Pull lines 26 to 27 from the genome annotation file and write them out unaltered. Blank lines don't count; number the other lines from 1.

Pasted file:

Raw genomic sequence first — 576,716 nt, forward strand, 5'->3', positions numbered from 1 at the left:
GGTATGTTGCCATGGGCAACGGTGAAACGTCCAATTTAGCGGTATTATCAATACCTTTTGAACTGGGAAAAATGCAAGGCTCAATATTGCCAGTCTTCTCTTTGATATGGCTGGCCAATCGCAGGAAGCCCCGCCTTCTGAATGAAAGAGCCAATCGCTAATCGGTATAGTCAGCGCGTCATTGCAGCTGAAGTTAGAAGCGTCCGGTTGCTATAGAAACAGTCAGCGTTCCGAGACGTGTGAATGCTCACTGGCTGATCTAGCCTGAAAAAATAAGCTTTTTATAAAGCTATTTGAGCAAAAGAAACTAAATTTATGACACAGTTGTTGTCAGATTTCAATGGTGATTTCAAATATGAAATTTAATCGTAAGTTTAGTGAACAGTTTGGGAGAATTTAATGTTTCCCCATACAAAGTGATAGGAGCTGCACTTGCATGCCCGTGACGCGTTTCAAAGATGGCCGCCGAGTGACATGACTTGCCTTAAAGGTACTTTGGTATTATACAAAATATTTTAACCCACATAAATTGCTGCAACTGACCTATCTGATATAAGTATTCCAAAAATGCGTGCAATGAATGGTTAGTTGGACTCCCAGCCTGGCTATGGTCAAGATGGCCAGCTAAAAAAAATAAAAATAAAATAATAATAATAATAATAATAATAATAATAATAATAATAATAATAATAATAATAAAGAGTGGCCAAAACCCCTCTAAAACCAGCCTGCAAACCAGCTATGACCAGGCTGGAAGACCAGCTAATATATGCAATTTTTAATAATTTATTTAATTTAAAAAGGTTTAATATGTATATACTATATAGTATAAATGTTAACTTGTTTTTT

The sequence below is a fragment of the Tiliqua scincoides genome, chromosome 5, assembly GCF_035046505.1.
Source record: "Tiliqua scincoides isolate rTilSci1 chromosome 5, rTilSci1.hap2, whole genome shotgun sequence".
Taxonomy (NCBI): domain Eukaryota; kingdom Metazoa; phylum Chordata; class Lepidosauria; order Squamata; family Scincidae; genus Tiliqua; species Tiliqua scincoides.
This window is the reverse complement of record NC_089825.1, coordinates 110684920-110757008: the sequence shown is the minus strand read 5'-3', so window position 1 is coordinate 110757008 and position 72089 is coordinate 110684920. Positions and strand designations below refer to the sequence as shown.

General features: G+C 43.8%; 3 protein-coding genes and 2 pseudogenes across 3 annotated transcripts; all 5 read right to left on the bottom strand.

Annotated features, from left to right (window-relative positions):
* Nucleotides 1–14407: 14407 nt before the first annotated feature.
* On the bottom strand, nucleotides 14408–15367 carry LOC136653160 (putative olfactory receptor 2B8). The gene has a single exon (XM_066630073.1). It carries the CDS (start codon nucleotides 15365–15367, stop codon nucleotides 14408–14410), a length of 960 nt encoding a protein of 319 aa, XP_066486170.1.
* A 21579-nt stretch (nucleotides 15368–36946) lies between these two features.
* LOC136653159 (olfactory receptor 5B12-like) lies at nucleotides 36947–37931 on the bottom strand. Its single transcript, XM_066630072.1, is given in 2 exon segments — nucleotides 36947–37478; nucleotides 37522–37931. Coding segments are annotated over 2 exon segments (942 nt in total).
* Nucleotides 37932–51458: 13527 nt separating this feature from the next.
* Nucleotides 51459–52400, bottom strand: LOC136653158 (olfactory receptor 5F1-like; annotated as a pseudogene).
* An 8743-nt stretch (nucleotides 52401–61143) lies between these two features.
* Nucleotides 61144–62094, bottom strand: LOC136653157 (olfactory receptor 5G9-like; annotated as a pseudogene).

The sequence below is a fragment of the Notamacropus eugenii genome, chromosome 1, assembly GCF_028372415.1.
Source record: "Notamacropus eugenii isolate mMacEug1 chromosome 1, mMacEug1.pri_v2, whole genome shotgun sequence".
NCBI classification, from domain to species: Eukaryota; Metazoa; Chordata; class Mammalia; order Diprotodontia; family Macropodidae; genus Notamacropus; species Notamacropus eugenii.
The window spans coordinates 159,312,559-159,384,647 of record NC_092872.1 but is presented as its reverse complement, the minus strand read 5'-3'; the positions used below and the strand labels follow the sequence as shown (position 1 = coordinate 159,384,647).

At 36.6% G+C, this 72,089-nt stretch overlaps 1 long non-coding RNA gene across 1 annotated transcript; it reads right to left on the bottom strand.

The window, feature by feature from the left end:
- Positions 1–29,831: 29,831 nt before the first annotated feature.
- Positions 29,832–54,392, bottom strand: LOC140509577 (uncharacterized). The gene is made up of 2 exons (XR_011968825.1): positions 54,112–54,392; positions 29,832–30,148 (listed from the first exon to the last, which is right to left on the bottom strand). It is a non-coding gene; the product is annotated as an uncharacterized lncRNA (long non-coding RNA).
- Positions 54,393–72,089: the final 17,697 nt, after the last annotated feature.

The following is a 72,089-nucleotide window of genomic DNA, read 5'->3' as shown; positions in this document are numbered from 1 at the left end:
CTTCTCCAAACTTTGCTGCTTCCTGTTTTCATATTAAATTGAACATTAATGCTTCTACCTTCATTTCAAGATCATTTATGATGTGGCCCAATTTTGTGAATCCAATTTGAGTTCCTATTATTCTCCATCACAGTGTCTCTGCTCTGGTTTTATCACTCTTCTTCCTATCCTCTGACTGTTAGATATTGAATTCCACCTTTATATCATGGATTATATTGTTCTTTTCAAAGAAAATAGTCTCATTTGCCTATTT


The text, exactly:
The following is a 72,089-nucleotide window of genomic DNA, read 5'->3' as shown; positions in this document are numbered from 1 at the left end:
CTTCTCCAAACTTTGCTGCTTCCTGTTTTCATATTAAATTGAACATTAATGCTTCTACCTTCATTTCAAGATCATTTATGATGTGGCCCAATTTTGTGAATCCAATTTGAGTTCCTATTATTCTCCATCACAGTGTCTCTGCTCTGGTTTTATCACTCTTCTTCCTATCCTCTGACTGTTAGATATTGAATTCCACCTTTATATCATGGATTATATTGTTCTTTTCAAAGAAAATAGTCTCATTTGCCTATTT